Monday, August 07, 2006

I'll give you something to cry about.

Suitcase: £27.99
Earphones for Discman: £7.99
Book: £6.99
Inflatable travel-pillow: £4.99
Bottle of water: 80p
Buying every seat on board so the chances of having a baby cry for nine hours less than six feet away from me are brought to the absolute minimum: Priceless.

There are some things money can't buy. For everything else, there's Mastercard.

You know how shattering the sound of a baby crying is. Imagine not being able to escape from it because you're trapped in a tin-can the size of a mobile home with no exits. For many, many hours.

I understand that there are people out there who, for economical, practical and mental reasons unfathomable to me, prefer children to cats. I understand that they even, for some reason, want to travel with them (personally, I'd be travelling from them). But what I don't understand is why I, child-free and happy to be so, have to suffer the consequences? Why do people with small children inflict them on everyone else, and look so smug when they do it? Why in the name of all that is holy would you want to take a baby on a nine hour flight, anyway (I can't even contemplate the horror of a 22hr flight to Australia)? What sort of cultural goodness is someone who can't even talk yet going to get from travelling the world? Why did I pay six hundred quid to be kept awake by it?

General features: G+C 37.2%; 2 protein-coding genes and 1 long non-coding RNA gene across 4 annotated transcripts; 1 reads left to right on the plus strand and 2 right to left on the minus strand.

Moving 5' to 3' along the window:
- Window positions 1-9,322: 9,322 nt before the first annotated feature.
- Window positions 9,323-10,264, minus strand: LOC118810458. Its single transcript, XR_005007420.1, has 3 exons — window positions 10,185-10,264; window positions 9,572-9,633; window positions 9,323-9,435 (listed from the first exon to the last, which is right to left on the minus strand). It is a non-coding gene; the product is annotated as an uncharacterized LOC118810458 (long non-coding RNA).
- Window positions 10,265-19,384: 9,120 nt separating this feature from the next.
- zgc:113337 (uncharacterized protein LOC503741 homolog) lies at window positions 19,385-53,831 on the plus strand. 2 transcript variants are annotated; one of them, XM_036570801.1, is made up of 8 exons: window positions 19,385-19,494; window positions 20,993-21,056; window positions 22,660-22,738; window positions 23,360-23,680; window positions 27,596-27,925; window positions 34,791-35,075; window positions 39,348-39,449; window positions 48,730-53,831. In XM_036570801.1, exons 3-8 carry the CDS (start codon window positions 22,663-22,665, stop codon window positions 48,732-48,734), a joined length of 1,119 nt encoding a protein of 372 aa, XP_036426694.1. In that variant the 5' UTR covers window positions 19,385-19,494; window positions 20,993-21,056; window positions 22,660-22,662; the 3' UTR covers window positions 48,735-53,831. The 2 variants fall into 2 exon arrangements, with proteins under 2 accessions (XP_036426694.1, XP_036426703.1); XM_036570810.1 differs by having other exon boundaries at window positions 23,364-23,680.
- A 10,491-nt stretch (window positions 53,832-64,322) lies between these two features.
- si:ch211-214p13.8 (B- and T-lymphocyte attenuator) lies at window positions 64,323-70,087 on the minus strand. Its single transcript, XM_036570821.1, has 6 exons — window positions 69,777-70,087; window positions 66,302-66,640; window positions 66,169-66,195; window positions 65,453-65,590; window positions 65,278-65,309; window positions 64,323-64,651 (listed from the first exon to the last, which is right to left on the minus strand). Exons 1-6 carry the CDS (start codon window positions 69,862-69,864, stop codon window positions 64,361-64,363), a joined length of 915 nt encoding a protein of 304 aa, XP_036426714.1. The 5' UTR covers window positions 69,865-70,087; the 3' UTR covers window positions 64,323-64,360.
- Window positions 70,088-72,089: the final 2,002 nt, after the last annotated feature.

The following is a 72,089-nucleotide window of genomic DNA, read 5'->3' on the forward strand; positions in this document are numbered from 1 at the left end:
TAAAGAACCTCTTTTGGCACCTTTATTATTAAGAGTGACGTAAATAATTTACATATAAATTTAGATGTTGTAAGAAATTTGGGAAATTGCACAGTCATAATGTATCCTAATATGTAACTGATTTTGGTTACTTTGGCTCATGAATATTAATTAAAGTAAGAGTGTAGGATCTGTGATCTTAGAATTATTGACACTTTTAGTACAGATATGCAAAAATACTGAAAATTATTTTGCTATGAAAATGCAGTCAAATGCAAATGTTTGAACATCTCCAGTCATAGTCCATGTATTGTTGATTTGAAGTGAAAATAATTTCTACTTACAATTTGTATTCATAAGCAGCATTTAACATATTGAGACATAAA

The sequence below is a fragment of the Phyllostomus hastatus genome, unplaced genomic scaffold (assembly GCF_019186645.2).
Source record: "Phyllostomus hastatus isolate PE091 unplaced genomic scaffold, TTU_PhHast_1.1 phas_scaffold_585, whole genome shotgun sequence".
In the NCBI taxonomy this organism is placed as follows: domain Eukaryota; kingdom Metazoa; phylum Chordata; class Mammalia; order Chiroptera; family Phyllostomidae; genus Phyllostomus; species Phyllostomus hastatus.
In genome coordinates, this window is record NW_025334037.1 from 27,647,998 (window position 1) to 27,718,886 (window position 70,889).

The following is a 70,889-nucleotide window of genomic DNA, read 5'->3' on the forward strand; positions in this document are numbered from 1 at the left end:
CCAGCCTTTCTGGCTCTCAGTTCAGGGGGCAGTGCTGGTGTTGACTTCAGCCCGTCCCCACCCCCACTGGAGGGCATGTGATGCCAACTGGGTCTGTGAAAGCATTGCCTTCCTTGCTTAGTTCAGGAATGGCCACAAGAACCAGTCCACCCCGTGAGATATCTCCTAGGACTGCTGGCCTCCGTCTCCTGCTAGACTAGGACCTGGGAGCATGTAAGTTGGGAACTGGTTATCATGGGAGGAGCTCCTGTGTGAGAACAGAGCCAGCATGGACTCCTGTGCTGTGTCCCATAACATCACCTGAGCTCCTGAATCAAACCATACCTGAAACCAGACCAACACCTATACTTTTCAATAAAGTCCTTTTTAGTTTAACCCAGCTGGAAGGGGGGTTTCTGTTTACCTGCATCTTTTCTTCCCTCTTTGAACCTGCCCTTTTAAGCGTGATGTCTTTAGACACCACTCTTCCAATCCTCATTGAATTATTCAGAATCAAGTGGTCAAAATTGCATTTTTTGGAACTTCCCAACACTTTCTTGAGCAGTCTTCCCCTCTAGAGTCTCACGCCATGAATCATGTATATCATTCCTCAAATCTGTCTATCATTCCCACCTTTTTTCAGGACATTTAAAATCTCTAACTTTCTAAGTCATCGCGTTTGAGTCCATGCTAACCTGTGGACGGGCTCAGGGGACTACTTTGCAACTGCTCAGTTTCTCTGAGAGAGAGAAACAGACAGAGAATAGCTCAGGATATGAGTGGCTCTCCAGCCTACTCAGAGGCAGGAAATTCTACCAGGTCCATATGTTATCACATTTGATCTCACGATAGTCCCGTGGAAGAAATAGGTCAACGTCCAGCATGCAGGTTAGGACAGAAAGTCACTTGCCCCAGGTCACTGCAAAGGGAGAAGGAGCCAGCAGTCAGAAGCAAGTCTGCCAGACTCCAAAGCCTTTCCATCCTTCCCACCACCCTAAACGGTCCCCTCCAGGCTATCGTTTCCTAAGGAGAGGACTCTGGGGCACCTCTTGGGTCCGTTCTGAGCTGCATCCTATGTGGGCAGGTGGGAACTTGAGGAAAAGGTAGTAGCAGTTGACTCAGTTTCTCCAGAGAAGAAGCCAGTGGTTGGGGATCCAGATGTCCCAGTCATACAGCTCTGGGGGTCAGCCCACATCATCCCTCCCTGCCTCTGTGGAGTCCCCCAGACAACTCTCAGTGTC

I'm not the first person to suggest this, and judging by all the grumbling I've been reading in the travel sections of the paper, I won't be the last. But isn't it about time someone set up an airline--or even a subdivision of one--for adults only? I'll make the concession that children over ten could travel on it, because by that age they're less likely to cry for nine hours and more likely to respond to me threatening them if they do. they're also able to say things, like, "My ears hurt from the altitude, can I have a painkiller, please?" which a baby expresses through continuous crying. I'm wondering if this is the real reason why we're not allowed to take anything more dangerous than a plastic spoon on board a plane any more.

Child-free airlines--now! Either that, or mandatory tranquillisers for all children. Ahhhh, the bliss!

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